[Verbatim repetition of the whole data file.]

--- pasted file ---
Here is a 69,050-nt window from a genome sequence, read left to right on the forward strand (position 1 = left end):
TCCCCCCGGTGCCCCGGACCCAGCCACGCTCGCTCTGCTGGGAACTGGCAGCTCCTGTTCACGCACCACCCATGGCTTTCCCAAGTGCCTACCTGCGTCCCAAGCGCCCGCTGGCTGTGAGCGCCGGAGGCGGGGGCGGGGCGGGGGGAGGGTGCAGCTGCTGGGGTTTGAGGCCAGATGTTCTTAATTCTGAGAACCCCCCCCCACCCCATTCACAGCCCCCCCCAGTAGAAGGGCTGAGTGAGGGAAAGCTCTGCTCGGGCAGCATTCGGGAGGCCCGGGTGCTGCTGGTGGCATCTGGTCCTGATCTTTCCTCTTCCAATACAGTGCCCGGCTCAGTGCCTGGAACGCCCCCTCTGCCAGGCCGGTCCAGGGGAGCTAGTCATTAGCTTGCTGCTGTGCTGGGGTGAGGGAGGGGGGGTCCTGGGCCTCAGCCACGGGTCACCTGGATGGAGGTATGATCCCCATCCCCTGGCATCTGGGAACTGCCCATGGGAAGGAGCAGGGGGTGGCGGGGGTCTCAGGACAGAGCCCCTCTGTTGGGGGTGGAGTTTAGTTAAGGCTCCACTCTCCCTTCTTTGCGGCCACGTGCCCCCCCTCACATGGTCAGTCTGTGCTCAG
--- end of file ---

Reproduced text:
Here is a 69,050-nt window from a genome sequence, read left to right on the forward strand (position 1 = left end):
TCCCCCCGGTGCCCCGGACCCAGCCACGCTCGCTCTGCTGGGAACTGGCAGCTCCTGTTCACGCACCACCCATGGCTTTCCCAAGTGCCTACCTGCGTCCCAAGCGCCCGCTGGCTGTGAGCGCCGGAGGCGGGGGCGGGGCGGGGGGAGGGTGCAGCTGCTGGGGTTTGAGGCCAGATGTTCTTAATTCTGAGAACCCCCCCCCACCCCATTCACAGCCCCCCCCAGTAGAAGGGCTGAGTGAGGGAAAGCTCTGCTCGGGCAGCATTCGGGAGGCCCGGGTGCTGCTGGTGGCATCTGGTCCTGATCTTTCCTCTTCCAATACAGTGCCCGGCTCAGTGCCTGGAACGCCCCCTCTGCCAGGCCGGTCCAGGGGAGCTAGTCATTAGCTTGCTGCTGTGCTGGGGTGAGGGAGGGGGGGTCCTGGGCCTCAGCCACGGGTCACCTGGATGGAGGTATGATCCCCATCCCCTGGCATCTGGGAACTGCCCATGGGAAGGAGCAGGGGGTGGCGGGGGTCTCAGGACAGAGCCCCTCTGTTGGGGGTGGAGTTTAGTTAAGGCTCCACTCTCCCTTCTTTGCGGCCACGTGCCCCCCCTCACATGGTCAGTCTGTGCTCAG